Zimberelimab + Domvanalimab versus Zimberelimab versus Zimberelimab + Domvanalimab + Etrumadenant for the treatment of first line PD-L1 positive non-small cell lung cancer (NSCLC), (the ARC-7 trial). Arcus expects to conduct an interim analysis here. Now, whether they decide to announce data from this analysis remains to be seen. But I anticipate that they will be looking for signs of efficacy and seeking to narrow the trial down to just two arms. If I had to use my crystal ball and make a prediction, I would anticipate they stop enrollment in the zimberelimab arm to prioritize enrollment in the other two arms.
AB680 + Zimberelimab + gemcitabine + albumin bound paclitaxel for the treatment of 1L pancreatic cancer (the ARC-8 trial). This is the trial that was presented at ASCO GI in January. In the second half of the year, Arcus anticipated that they will present additional data from the dose-escalation trial.
Zimberelimab + Domvanalimab versus Zimberelimab versus Zimberelimab + Domvanalimab + Etrumadenant for the treatment of first line PD-L1 positive non-small cell lung cancer (the ARC-7 trial). Arcus expects to present the results of the interim analysis (conducted in 2Q21 as outline above). Perhaps this will be ESMO Congress 2021 in September? That is hard to say at this point.
Etrumadenant + Zimberelimab + Carboplatin + Pemetrexed versus Zimberelimab + Carboplatin + Pemetrexed for the treatment of TKI relapsed/refractory EGFR+ NSCLC (the ARC-4 trial). Arcus expects to have the initial randomized data from this trial. If there was a specific trial that I was not excited about seeing the results for, it would be this one. But a positive result would be a great surprise in opinion.
Etrumadenant + Zimberelimab + standard of care versus standard of care for the treatment of metastatic castrate resistant prostate cancer (mCRPC), (the ARC-6 trial). Arcus plans to present the initial randomized data from this trial. While the preliminary data from 2Q2021 are important, the randomized data in the second half of 2021 will carry more weight and validation.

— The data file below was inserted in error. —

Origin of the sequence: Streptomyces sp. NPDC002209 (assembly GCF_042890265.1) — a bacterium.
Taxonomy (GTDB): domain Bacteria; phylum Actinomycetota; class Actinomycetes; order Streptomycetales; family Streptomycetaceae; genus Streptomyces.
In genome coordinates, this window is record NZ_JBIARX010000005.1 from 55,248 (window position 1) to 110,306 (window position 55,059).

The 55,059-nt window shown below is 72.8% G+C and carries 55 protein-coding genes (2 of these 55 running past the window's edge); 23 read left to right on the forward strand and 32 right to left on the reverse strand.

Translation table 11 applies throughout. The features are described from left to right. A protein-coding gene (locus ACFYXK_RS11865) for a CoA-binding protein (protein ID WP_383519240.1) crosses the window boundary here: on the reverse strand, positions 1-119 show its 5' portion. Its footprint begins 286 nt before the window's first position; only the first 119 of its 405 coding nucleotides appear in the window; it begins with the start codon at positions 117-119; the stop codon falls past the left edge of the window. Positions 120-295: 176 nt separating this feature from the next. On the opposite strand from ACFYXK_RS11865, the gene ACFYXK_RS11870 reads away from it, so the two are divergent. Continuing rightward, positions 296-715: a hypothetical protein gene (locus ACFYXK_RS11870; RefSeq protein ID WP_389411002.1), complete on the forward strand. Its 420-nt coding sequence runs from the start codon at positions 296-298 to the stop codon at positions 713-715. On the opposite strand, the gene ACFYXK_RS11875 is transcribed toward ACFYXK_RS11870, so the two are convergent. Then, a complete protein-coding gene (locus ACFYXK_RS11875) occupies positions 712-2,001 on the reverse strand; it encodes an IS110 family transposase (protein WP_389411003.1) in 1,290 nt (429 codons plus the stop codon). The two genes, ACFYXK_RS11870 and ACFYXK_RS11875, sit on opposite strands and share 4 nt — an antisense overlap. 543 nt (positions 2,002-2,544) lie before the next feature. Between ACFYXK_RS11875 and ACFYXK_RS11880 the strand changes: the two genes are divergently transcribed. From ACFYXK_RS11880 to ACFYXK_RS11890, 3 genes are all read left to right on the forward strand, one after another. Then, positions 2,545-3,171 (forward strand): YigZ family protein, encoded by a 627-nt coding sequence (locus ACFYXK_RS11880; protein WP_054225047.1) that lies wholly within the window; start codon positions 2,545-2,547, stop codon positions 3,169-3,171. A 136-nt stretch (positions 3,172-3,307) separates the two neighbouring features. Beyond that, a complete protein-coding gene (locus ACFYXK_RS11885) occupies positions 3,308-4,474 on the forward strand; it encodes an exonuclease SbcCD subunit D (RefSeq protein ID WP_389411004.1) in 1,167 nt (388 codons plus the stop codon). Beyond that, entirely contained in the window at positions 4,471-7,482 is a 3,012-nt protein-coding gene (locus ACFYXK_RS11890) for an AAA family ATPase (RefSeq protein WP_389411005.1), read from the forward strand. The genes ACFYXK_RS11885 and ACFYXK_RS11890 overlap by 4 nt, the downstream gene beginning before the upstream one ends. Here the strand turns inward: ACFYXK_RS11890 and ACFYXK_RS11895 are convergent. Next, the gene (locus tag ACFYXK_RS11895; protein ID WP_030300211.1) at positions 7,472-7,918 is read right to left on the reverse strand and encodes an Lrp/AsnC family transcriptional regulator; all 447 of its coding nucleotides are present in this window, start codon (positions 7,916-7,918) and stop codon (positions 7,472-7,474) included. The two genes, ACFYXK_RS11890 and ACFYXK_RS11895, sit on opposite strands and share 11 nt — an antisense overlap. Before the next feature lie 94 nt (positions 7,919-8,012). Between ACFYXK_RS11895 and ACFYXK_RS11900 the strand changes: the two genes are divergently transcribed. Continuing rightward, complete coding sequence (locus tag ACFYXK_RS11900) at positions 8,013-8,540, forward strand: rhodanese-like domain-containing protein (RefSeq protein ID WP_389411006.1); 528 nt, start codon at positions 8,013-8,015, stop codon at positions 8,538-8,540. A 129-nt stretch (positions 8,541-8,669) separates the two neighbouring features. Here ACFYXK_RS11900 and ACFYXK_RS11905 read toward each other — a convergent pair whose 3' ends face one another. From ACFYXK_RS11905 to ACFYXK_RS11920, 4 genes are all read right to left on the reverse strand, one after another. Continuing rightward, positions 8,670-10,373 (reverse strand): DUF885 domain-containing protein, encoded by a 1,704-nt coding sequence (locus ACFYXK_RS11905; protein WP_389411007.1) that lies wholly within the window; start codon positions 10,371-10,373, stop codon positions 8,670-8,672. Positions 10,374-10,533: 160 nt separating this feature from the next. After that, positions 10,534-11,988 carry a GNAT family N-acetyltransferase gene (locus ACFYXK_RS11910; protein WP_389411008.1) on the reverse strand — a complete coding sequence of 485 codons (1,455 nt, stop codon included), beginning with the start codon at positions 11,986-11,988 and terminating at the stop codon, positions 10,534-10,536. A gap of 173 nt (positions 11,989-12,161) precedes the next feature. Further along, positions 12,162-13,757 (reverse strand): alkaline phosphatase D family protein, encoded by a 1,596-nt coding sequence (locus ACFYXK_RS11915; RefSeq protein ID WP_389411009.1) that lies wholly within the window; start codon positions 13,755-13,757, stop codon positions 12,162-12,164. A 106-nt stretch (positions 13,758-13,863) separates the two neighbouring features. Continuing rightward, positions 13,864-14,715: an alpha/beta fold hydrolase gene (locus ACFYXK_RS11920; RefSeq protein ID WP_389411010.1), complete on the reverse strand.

As you can see, 2021 is shaping up to be a pivotal year for Arcus and its investors. If I had to rank my top three most exciting readouts, it would go as follows:
ARC-6 initial randomized data in 2H2021
ARC-9 initial randomized data in 1H2021
ARC-8 dose escalation data in 2H2021
These developments for Arcus are extremely positive and help make the case that this company is well on its way to becoming a large mid-cap biotechnology company. Gilead has already shelled out well over $600 million (including milestones) to secure equity and rights to Arcus’ products. At some point, I ask myself when will they just decide to pony up and buy the whole company? Arcus ended the third quarter with $785 million in the bank, plus this additional $200 million in the first quarter from the sale of stock to Gilead. We do not know the exact financials for the fourth quarter yet, but I would anticipate a net loss around $50 million unless there were other milestone payments earned in the quarter. Thus, the risk of dilution is close to zero here, where Arcus quoted at the end of the third quarter that they had enough cash to fund operations into 2023 before the receipt of the additional $200 million. Such a strong cash position with a large and promising pipeline is something that I find highly attractive. We look forward to updating our subscribers with more insights as the Arcus story continues to unfold.
In the interim, feel free to drop questions and comments in the premium chat rooms for us to answer!
I/we long RCUS. This is not a recommendation to buy/sell and securities.